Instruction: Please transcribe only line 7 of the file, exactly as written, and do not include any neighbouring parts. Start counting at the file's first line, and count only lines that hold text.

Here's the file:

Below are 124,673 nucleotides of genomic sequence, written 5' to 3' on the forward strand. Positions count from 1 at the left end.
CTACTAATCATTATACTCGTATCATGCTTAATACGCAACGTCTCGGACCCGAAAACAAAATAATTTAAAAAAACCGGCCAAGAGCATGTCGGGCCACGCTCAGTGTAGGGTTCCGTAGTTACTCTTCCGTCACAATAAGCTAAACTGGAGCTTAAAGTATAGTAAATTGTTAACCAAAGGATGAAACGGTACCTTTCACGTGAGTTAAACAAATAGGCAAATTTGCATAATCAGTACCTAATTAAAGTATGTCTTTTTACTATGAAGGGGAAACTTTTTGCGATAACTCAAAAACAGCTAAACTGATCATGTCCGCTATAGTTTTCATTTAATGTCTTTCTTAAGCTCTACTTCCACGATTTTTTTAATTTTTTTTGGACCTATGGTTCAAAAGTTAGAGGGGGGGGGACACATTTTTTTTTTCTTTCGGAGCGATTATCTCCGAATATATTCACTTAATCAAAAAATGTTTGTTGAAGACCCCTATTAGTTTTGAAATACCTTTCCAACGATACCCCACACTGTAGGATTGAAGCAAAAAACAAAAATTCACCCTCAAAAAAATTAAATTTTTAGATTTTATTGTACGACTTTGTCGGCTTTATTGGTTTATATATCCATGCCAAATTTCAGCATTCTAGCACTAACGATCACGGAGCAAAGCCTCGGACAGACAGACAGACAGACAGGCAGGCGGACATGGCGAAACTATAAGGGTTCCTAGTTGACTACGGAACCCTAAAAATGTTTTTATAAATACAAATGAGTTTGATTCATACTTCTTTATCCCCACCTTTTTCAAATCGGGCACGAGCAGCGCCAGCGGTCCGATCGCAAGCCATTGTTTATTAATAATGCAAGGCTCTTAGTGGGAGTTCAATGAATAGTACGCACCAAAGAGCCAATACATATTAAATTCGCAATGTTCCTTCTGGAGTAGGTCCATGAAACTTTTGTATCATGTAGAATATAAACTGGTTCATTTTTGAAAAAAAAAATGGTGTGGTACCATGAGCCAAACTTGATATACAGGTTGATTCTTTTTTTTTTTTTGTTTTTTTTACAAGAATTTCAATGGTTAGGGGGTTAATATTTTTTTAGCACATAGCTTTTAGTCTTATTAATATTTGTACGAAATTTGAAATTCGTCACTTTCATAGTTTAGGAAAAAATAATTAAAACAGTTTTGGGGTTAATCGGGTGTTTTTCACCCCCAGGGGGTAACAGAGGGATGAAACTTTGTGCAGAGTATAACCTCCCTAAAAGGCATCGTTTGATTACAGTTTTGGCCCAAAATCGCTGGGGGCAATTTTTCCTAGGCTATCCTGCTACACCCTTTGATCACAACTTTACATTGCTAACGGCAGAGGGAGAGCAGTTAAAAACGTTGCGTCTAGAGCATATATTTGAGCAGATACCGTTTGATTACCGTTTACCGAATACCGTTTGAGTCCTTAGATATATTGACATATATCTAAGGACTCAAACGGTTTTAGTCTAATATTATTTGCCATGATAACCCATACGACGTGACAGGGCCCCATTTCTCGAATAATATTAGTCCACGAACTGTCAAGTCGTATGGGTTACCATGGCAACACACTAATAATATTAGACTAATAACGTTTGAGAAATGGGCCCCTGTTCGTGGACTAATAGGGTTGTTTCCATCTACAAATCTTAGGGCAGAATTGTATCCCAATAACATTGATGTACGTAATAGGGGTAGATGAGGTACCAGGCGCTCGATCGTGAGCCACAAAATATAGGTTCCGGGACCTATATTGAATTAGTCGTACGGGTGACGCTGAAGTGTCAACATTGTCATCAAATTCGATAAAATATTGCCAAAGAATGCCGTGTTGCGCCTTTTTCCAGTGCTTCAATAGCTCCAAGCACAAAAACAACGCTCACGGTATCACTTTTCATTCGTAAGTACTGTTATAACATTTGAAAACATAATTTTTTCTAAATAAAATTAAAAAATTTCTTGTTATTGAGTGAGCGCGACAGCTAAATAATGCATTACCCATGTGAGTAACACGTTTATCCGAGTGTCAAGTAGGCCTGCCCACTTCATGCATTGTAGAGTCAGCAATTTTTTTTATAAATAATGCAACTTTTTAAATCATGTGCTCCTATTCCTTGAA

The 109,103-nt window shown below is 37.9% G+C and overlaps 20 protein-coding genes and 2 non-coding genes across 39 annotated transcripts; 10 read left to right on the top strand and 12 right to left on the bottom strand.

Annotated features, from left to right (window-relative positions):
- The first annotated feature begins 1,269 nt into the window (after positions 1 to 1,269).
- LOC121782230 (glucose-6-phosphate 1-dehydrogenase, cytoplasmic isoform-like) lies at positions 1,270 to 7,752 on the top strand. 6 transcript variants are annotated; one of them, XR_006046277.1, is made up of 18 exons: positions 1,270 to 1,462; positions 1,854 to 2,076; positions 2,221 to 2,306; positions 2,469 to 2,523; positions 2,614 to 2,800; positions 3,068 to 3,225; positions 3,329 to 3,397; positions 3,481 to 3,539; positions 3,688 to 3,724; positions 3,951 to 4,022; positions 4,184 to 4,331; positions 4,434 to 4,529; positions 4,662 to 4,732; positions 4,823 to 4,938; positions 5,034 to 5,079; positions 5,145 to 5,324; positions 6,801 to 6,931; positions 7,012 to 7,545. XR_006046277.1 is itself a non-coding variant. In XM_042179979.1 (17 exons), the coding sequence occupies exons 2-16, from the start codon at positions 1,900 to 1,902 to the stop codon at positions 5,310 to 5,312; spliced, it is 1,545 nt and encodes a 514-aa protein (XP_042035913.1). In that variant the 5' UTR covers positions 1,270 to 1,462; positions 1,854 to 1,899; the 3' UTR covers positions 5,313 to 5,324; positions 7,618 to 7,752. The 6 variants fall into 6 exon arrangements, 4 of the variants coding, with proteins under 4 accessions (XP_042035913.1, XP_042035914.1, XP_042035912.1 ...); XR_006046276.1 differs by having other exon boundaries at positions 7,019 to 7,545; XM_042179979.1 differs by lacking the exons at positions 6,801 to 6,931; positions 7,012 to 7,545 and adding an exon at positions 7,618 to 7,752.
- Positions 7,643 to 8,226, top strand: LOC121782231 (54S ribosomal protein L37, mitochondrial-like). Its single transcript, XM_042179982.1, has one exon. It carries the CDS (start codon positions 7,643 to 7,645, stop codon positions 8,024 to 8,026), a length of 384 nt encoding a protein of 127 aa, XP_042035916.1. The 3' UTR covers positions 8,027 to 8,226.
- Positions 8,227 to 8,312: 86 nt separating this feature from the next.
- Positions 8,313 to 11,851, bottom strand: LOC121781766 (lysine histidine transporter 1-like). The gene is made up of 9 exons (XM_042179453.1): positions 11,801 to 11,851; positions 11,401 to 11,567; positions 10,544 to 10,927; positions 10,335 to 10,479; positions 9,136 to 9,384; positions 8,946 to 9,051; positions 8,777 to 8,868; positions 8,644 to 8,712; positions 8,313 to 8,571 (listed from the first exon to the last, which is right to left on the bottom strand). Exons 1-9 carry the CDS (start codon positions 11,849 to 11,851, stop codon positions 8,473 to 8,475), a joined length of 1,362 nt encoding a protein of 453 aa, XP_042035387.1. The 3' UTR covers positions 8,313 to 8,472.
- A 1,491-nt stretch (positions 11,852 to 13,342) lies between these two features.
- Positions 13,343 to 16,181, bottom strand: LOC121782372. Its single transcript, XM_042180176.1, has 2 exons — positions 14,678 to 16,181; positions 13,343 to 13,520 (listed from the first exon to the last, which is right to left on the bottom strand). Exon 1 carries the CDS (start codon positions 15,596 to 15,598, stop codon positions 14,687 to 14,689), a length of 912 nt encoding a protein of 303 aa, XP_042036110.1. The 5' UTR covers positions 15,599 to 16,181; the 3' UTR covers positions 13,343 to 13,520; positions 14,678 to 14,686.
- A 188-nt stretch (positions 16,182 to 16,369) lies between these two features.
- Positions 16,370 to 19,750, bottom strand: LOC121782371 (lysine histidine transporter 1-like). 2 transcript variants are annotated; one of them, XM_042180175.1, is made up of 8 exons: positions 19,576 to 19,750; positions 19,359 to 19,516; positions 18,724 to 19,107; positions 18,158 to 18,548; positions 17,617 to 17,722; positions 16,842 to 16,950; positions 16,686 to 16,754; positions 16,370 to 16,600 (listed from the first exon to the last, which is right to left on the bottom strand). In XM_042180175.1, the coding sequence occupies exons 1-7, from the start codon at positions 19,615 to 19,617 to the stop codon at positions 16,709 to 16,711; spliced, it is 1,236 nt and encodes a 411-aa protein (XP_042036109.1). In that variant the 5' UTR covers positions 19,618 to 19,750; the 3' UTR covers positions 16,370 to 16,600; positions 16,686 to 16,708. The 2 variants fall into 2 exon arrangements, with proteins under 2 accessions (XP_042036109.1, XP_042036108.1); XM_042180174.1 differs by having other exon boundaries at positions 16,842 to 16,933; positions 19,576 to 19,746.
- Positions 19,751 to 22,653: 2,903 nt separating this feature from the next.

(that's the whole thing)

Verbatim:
- Positions 7,643 to 8,226, top strand: LOC121782231 (54S ribosomal protein L37, mitochondrial-like). Its single transcript, XM_042179982.1, has one exon. It carries the CDS (start codon positions 7,643 to 7,645, stop codon positions 8,024 to 8,026), a length of 384 nt encoding a protein of 127 aa, XP_042035916.1. The 3' UTR covers positions 8,027 to 8,226.